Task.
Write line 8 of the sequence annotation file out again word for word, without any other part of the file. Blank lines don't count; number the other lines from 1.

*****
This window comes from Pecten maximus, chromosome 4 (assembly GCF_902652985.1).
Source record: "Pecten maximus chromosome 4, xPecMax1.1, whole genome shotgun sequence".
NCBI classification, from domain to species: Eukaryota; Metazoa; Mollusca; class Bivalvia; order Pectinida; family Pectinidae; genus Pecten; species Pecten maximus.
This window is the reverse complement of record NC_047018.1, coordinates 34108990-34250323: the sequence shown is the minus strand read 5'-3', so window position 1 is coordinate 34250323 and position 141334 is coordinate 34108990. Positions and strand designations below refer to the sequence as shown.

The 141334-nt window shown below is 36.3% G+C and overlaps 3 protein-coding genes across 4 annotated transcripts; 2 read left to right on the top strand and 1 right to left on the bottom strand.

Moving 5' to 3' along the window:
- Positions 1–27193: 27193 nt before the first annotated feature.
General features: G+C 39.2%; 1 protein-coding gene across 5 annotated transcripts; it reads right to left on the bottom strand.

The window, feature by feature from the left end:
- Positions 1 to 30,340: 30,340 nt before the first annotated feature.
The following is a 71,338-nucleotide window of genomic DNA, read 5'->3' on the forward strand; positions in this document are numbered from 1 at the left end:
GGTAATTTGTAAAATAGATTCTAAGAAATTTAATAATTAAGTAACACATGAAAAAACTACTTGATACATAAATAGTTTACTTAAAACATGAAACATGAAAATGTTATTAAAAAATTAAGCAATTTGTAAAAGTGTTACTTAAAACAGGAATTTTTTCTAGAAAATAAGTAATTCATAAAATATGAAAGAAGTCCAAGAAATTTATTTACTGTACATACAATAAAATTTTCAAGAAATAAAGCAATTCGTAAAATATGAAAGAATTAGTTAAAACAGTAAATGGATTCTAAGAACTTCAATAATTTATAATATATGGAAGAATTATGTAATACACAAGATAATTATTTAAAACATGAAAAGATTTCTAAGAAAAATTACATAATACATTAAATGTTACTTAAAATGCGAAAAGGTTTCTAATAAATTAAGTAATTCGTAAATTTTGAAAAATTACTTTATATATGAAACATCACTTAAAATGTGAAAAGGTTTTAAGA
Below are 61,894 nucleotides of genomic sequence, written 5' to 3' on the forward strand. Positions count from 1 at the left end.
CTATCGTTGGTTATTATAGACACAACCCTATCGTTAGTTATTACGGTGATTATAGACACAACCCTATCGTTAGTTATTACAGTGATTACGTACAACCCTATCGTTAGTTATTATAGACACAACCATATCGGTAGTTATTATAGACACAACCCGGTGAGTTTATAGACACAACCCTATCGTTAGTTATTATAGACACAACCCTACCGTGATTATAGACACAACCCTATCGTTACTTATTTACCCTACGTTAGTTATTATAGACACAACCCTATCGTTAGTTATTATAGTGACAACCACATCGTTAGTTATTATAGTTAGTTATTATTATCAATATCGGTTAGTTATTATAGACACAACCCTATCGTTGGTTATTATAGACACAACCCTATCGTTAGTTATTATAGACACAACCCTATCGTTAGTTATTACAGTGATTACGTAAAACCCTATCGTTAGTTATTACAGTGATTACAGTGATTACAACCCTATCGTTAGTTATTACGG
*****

General features: G+C 39.2%; 1 protein-coding gene across 5 annotated transcripts; it reads right to left on the bottom strand.